FP1 Strategies is proud to have helped elect Idaho Governor Brad Little. We served as the campaign’s media consultant, helping Little navigate a hotly contested primary and ultimately securing a 22-point win in the general election.
In the Republican primary for governor, Brad Little, the sitting Lt. Governor, squared off against Boise developer Tommy Ahlquist and Congressman Raul Labrador. Ahlquist was a self-funder, who also had a well-funded Super PAC backing his campaign. Ahlquist would go on to outspend Little by a margin of more than two to one. Raul Labrador represented Idaho’s 2nd congressional district, providing him with a strong geographic base in the state. Labrador was also a member of the Freedom Caucus and had strong support among the conservative grassroots in the state. The fact that both Ahlquist and Labrador were members of the LDS Church presented additional challenges given that upwards of 40 percent of the Republican primary electorate in Idaho were Mormons. At the outset of the campaign, there was also a real risk that Brad Little would be defined as part of a moderate, Boise-based establishment that was out of step with the conservative voters who would turn out in the May primary.
In a complicated three-way primary against two strong challengers, we made an early strategic decision that we were going to position Brad Little as the most authentic Idahoan in the race. The fact that Little was a third generation Idahoan and a rancher gave us the opportunity to run a values-based campaign and avoid the trap of being defined as a career politician.
In January, we launched our media campaign on FOX News with an ad called “Ranch” that played up Little’s strong Idaho roots and conservative values. Our second spot of the campaign called “Values” had Brad Little talking proudly about his commitment to fight for conservative values like traditional marriage, protecting innocent life and defending the Second Amendment.
After our initial flight of media, we ran a series of ads to deepen Brad Little’s connection to conservatives. The ad, “Fed Up” talked about Little’s efforts to end ObamaCare’s monopoly in Idaho. “Diner” positioned Brad Little as a fighter against liberal elites in Washington and reinforced his commitment to conservative priorities like repealing ObamaCare, banning sanctuary cities and cutting taxes. The ad, “Enforce,” helped further define Little as a strong conservative on illegal immigration, setting up a powerful contrast with his two opponents.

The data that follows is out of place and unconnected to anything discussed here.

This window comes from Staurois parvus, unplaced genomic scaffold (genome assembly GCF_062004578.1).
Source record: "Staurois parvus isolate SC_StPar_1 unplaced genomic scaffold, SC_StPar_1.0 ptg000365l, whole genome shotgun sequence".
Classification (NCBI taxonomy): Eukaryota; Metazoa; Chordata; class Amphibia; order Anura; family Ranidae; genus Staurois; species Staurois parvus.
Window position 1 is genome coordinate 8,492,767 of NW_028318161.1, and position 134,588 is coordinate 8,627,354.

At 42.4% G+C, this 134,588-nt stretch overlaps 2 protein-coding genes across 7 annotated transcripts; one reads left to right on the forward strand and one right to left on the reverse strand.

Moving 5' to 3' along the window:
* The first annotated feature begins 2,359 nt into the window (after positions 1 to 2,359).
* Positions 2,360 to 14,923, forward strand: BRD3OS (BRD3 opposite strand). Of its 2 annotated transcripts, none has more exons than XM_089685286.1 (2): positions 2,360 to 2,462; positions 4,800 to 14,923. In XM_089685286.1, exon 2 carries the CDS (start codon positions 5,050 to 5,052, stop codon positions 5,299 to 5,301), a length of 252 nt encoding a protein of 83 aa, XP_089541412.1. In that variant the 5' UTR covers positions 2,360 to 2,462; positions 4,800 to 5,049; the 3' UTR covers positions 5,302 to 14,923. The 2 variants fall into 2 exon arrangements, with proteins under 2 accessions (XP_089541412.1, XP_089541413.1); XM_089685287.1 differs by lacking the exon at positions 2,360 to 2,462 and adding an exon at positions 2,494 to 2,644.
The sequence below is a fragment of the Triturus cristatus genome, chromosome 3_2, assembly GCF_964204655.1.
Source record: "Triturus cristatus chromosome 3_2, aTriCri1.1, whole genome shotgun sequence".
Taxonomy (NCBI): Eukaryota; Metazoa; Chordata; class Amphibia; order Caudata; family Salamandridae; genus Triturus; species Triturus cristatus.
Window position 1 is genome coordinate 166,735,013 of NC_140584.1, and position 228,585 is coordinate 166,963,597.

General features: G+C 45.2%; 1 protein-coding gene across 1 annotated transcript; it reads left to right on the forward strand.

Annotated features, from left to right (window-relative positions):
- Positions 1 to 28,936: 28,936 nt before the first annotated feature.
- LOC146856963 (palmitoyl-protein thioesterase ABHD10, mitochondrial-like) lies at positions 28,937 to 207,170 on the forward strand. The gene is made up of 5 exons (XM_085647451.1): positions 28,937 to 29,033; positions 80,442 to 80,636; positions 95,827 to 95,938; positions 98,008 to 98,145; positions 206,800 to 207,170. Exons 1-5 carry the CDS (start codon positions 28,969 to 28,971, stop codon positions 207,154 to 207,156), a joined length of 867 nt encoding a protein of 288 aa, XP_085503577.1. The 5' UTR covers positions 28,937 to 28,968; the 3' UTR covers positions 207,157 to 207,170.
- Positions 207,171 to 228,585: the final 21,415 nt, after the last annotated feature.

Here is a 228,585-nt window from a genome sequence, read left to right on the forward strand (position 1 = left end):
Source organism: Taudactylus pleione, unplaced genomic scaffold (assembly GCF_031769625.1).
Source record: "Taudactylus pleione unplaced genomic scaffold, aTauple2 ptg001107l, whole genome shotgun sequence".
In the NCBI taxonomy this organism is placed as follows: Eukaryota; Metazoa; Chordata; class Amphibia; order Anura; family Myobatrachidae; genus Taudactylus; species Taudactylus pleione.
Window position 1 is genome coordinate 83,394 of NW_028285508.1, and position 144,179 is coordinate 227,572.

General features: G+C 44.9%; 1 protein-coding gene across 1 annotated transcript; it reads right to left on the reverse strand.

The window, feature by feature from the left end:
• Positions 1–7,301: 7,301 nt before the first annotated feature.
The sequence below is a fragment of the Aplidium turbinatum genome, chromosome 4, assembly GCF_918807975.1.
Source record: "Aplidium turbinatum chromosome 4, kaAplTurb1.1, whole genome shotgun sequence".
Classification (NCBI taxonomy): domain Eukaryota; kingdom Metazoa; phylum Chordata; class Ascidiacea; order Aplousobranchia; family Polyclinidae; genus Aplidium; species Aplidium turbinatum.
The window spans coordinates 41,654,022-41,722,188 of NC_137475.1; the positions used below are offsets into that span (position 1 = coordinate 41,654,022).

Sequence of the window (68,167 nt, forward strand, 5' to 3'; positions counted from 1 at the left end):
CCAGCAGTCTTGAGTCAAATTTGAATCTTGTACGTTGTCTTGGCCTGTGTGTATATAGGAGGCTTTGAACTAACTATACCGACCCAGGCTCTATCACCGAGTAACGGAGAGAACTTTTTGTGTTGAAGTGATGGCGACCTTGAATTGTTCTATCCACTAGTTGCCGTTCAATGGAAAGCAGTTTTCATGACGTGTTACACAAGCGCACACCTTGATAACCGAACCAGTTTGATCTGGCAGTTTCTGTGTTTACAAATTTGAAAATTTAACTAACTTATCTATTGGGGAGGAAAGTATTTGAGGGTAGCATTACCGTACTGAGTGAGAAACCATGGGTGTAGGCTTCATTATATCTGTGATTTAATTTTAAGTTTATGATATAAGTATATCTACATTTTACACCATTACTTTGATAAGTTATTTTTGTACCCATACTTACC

By April, Tommy Ahlquist was rising in the polls as a result of his massive spending advantage on the airwaves and some misleading attacks against Brad Little’s record on taxes. We used the spot, “Tax Cutter,” to set the record straight. We then followed up with a hard-hitting spot called, “Trust,” to knock Ahlquist’s legs out from underneath him.
As our ads successfully eroded Ahlquist’s support, our polling indicated that Raul Labrador was beginning to rise. This required us to run ads attacking both of Little’s primary opponents, The ads, “Self-Serving” and “Record,” helped drive a nail in the coffin of Ahlquist’s campaign, while stunting Labrador’s growth in the polls.
By the final stretch of the primary, it was clear that Raul Labrador was our remaining threat. We ran two hard-hitting ads that undermined Labrador’s reputation of being a strong conservative. “Backroom Deals” focused on Labrador’s work as an immigration lawyer who defended illegal immigrants who committed crimes. The spot also talked about how Labrador had supported welfare benefits for illegals, pushed for an amnesty plan and even attacked Mitt Romney, a respected figure in the LDS community for being too tough on illegal immigration. Our next ad against Labrador called “Never” reminded voters that he had been a Never Trumper and contrasted his opposition to the president’s efforts to repeal and replace ObamaCare with Brad Little’s strong support for Trump’s agenda.
In addition to running an aggressive TV campaign, we maintained a regular presence on conservative talk radio stations throughout Idaho, echoing the messaging voters were seeing on TV and further driving home our key messaging and contrasts with Ahlquist and Labrador.
On election night, Brad Little won the Republican nomination for governor by a margin of 37 percent to Labrador’s 33 percent and Ahlquist’s 26 percent. While we would run a series of general election spots, Brad Little was effectively elected governor on primary night. We are very proud of the campaign we helped Governor Little run. He is a genuine and effective public servant who will be a great governor for Idaho.
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